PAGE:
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Green & Wax Bean Salad

This is the season for string beans and my garden is bursting with them. My wax beans need to be harvested twice a day when it’s warm and sunny. As a result, I make a variation of this salad every week or so during the summer. It’s great for company as a make ahead side dish or first course and it’s great to make a batch to have as a snack or lunch item during the week. This version of adapted from Jerusalem, one of my favorite cookbooks by Yotam Ottolenghi. His new book, SIMPLE, will be published in October and of course I have pre-ordered it and will post a review when I begin to try the recipes!

¾ pound wax beans

¾ pound green beans

1 yellow pepper, seeded and sliced into thin strips

1 red pepper, seeded and sliced into thin strips

¼ cup olive oil

3-5 cloves of garlic, thinly sliced

1/3 cup capers, washed and drained

1 tsp cumin seeds

2 tsp coriander seeds

1 bunch scallions, thinly sliced

1/3 cup fresh tarragon, chopped

½ cup Italian parsley, chopped

2 Tbsp chopped fresh dill or 2 tsp dried dill

Grated zest of 1 large lemon

Salt and pepper to taste

Grated zest of 1 large lemon

Bring a large pot of water to a boil and toss in the wax beans for 1 min. Then toss in the green beans and continue boiling them for another 4 min. Drain and submerge them in a bowl of ice water to stop the cooking. When cool, spread on a kitchen towel to dry. Add them to a large bowl.

Add 1 Tbsp olive oil to a heavy skillet (my favorite is cast iron) and add the pepper strips and saute for several minutes until starting to brown but not soggy. Remove them from the skillet and add to the beans.

Add 3 Tbsp more olive oil to the skillet. Add the sliced garlic and cook for 20-30 seconds. Add the capers for another 10 seconds. Add seeds for another 10 seconds. Remove from the stove and add the contents of the pan to the bowl of beans and peppers, using a rubber spatula to add every drop of the luscious olive oil mixture. Toss the mixture, adding the scallions, herbs, lemon zest and S&P if using. This can be refrigerated for 2-3 days. Make sure to serve this at room temperature for the richest flavor!

Sesame Asparagus

 

Whenever I can find fresh asparagus, I find myself buying 2 pounds just to make this simple but elegant dish. I sometimes peel the asparagus if the stalks are very large or the skin seems thick.

All you need to do is to place the asparagus on a plate or in a glass container such as the one shown here and microwave for approximately 90 seconds per pound. Then immediately plunge the asparagus in icy cold water with lots of ice cubes to stop the cooking. Then drain the stalks and pat dry on an absorbent kitchen towel.

Simply drizzle some toasted sesame oil (about 2-3 tsp per pound) and sprinkle with white and/or black sesame seeds. Store in the refrigerator for up to 4-5 days, but I find it seldom lasts that long. It makes a great snack, a colorful addition to a salad or lunch, or heated for a great side dish for dinner. It’s also a great dish to bring to a picnic or pot luck…

Tired of the the same old Chicken?

the-indian-family-kitchen-image

Many of my clients who are trying to include more chicken in their diets instead of red meat complain that they are tired of chicken. Here’s a recipe that is sure to awaken your interest in the bird! This is an Indian version of Drunken Chicken adapted from The Indian Family Kitchen: Classic Dishes for a New Generation by Anjali Pathak. My daughter gave me this book and I am working my way through it as summer produce such as baby eggplants pictured on the cover becomes more available.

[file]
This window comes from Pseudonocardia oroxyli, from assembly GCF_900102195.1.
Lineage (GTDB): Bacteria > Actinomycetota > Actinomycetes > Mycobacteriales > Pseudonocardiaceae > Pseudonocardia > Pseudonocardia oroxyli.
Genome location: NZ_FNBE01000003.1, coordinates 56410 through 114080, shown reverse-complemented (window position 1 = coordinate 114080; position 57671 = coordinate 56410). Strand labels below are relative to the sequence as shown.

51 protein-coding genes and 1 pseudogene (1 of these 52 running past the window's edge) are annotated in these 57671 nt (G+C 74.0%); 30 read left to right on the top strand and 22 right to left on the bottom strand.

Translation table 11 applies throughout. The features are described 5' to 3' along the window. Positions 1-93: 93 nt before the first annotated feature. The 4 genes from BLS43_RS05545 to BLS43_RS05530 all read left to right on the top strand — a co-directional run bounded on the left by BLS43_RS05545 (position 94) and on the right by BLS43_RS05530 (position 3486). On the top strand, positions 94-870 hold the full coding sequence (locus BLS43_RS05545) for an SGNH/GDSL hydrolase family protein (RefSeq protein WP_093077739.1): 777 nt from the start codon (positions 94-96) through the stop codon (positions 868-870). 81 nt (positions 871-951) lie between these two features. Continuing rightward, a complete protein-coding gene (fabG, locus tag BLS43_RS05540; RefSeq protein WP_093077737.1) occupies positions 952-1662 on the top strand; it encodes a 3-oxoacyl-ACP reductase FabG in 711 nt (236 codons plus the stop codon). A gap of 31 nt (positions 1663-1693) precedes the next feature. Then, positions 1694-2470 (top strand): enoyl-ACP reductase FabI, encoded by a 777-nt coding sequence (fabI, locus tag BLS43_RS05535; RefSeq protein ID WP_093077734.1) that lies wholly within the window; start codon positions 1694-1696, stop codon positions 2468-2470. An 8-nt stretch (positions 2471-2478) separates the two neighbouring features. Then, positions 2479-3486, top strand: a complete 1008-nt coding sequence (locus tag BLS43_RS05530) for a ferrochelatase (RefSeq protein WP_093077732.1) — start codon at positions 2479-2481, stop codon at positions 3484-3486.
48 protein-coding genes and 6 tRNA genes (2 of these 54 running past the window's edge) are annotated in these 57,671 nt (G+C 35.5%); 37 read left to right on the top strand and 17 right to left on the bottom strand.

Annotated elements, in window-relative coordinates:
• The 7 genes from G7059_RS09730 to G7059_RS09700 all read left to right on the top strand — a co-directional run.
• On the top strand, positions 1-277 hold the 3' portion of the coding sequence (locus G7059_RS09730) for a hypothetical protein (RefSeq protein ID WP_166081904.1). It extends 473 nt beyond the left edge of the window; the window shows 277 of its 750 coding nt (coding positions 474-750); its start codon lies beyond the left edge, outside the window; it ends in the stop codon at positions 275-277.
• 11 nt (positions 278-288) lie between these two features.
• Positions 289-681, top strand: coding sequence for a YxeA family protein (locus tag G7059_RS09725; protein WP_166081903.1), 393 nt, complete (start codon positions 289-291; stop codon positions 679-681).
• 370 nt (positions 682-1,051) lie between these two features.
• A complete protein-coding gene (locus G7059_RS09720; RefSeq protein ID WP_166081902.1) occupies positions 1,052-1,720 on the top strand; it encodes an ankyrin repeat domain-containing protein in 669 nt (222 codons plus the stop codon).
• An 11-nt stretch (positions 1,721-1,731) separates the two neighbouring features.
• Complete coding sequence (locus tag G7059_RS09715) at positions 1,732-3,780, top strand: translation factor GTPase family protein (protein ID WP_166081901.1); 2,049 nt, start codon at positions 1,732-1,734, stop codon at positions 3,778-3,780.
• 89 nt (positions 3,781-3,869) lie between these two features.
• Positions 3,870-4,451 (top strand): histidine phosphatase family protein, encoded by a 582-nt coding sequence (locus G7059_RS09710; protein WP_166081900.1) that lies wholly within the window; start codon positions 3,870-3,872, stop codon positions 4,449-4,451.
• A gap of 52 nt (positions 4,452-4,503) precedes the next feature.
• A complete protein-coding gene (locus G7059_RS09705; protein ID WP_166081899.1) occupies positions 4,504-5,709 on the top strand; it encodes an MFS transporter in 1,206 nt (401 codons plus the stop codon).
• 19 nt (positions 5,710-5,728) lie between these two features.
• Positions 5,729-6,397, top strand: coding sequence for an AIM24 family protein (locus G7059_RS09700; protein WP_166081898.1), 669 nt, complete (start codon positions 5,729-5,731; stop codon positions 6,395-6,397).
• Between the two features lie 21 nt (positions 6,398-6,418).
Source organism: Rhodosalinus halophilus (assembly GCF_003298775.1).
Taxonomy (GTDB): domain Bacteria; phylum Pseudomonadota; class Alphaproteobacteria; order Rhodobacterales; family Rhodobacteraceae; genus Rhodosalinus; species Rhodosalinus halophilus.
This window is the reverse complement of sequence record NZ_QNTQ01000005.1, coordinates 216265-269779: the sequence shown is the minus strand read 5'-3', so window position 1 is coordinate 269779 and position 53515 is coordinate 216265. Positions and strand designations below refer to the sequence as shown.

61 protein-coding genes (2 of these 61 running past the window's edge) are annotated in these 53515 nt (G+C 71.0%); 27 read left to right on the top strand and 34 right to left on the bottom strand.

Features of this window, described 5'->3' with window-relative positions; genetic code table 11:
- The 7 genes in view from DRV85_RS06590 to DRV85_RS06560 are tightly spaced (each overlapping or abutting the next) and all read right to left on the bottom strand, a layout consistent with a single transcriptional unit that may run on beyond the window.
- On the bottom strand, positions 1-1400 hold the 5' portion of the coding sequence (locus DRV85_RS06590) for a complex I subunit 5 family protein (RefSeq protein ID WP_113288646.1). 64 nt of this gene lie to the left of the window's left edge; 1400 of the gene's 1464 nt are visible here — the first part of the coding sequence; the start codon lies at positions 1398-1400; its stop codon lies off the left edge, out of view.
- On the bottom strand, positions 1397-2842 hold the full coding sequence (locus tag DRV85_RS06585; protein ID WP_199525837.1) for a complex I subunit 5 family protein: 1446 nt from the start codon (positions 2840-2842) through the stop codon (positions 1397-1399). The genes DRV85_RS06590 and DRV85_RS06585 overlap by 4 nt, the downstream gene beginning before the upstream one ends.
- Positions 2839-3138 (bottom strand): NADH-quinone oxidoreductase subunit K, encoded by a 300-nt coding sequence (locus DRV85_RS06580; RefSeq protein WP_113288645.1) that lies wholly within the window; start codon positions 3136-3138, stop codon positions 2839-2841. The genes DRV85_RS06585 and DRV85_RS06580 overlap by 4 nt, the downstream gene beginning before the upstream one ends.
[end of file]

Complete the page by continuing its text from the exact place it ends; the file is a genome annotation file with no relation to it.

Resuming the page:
Drunken Chicken recipes are found in cuisines from Asia to Latin America and the Mediterranean. They often include beer, wine or some other types of alcohol which are often used to marinate the chicken. This recipe uses beer but it never actually touches the chicken. The alcohol serves to release the flavors of the seasonings in the pan and helps to infuse the chicken with flavor without actually adding alcohol or calories. So the kids can enjoy this too! I make it with Gluten free beer for my husband and it’s become one of his favorites. I especially like spatchcoking the chicken since it cooks in half the time and it also cooks more evenly…

  • 1 12 oz bottle of beer (or gluten free beer, non-alcoholic beer, hard cider or root beer)
  • 1 Tbsp peeled and chopped ginger
  • Grated zest of a lime (save the lime for squeezing over the chicken when it’s served)
  • 1 tsp coriander seeds
  • 1 tsp cumin seeds
  • 3-4 scallions, roughly chopped
  • 3-4 garlic cloves
  • 1 fresh red chili or jalepeno pepper, roughly chopped
  • About 2 tbsp fresh rosemary leaves
  • 1 tsp smoked paprika
  • 1 tsp ground tumeric
  • 2 tbsp grape seed oil
  • salt and pepper to taste
  • 3.5 pound chicken, spatchcocked to lie flat in the pan

Preheat your oven to 400F. Pour the beer in a deep roasting pan. Add the ginger and garlic.

To make the rub use a food processor (I like to use my Cuisinart Mini-prep for this). Grind up the cumin seeds first, then add scallions, garlic, pepper and rosemary. Pulse or grind the ingredients before stirring in the smoked paprika, turmeric, oil, salt and pepper. Mix well to form a paste and rub it all over the chicken, inside and out making sure to rub some under the skin.

Lay the chicken cut-side down on a rack in the roasting pan. Cook for 40 min or longer, using an instant read thermometer to tell when the chicken reached 160F. Turn on the broiler and allow the skin to crisp up for about 5 minutes but watch it closely to prevent burning. You can also skip the broiling and leave the chicken in the oven for approx 8-10 extra minutes if you’re going to remove the skin anyway.

Rest the chicken for 10 minutes before serving with a squeeze of lemon and a crisp salad or sides of green beans and cauliflower.

 

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